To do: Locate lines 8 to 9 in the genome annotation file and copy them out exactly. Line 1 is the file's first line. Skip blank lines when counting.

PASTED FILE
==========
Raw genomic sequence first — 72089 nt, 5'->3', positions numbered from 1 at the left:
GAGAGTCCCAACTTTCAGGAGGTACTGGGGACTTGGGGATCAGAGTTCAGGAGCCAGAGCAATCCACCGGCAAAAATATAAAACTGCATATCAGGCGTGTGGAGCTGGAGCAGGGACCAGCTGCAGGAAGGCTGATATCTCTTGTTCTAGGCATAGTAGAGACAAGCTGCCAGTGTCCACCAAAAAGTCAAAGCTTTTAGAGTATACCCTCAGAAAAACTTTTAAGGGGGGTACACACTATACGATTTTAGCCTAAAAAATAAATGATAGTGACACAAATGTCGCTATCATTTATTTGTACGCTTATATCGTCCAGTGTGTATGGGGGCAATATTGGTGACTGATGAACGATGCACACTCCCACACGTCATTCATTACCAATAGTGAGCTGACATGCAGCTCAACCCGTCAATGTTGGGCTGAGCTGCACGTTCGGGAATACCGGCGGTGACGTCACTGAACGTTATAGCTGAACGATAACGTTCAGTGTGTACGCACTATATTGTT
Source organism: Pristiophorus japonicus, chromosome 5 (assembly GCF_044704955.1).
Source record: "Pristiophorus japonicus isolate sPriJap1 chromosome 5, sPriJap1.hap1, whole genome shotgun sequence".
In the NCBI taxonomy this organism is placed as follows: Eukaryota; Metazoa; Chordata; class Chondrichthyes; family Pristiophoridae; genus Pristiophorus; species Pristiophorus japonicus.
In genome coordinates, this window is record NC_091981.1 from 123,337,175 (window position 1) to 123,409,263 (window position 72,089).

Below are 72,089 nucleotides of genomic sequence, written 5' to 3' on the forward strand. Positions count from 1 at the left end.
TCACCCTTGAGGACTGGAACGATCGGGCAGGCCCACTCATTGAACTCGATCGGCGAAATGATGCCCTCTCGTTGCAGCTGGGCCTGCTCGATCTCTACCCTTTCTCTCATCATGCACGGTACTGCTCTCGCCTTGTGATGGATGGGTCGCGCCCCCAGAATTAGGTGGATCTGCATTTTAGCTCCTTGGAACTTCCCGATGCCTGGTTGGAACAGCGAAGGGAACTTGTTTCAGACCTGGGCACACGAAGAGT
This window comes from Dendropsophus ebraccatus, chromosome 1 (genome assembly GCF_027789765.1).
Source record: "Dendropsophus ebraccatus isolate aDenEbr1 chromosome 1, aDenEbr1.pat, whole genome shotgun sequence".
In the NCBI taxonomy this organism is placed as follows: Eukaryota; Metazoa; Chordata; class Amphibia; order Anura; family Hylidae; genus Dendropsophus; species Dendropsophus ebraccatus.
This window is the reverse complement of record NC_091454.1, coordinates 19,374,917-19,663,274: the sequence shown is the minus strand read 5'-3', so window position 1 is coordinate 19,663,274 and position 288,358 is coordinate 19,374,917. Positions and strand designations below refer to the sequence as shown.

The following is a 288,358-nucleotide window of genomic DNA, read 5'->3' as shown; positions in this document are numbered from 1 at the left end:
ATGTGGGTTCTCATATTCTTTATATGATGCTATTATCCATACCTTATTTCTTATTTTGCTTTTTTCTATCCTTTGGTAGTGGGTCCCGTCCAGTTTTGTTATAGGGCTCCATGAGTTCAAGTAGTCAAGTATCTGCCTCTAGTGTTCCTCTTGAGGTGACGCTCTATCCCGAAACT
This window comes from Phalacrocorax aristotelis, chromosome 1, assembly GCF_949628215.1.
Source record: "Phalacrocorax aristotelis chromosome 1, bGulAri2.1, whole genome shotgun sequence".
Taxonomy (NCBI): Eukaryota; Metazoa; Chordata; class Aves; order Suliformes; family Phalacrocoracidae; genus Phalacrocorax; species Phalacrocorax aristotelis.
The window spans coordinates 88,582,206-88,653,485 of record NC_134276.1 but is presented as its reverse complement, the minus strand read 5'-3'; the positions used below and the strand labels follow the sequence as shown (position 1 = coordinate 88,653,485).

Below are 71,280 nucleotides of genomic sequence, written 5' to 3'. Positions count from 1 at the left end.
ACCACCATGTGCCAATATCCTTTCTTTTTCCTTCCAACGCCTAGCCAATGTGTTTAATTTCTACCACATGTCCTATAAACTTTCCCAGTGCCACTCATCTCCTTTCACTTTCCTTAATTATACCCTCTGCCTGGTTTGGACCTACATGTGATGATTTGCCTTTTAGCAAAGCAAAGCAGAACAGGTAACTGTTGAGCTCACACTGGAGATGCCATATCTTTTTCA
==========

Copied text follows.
TCACCCTTGAGGACTGGAACGATCGGGCAGGCCCACTCATTGAACTCGATCGGCGAAATGATGCCCTCTCGTTGCAGCTGGGCCTGCTCGATCTCTACCCTTTCTCTCATCATGCACGGTACTGCTCTCGCCTTGTGATGGATGGGTCGCGCCCCCAGAATTAGGTGGATCTGCATTTTAGCTCCTTGGAACTTCCCGATGCCTGGTTGGAACAGCGAAGGGAACTTGTTTCAGACCTGGGCACACGAAGAGT
This window comes from Dendropsophus ebraccatus, chromosome 1 (genome assembly GCF_027789765.1).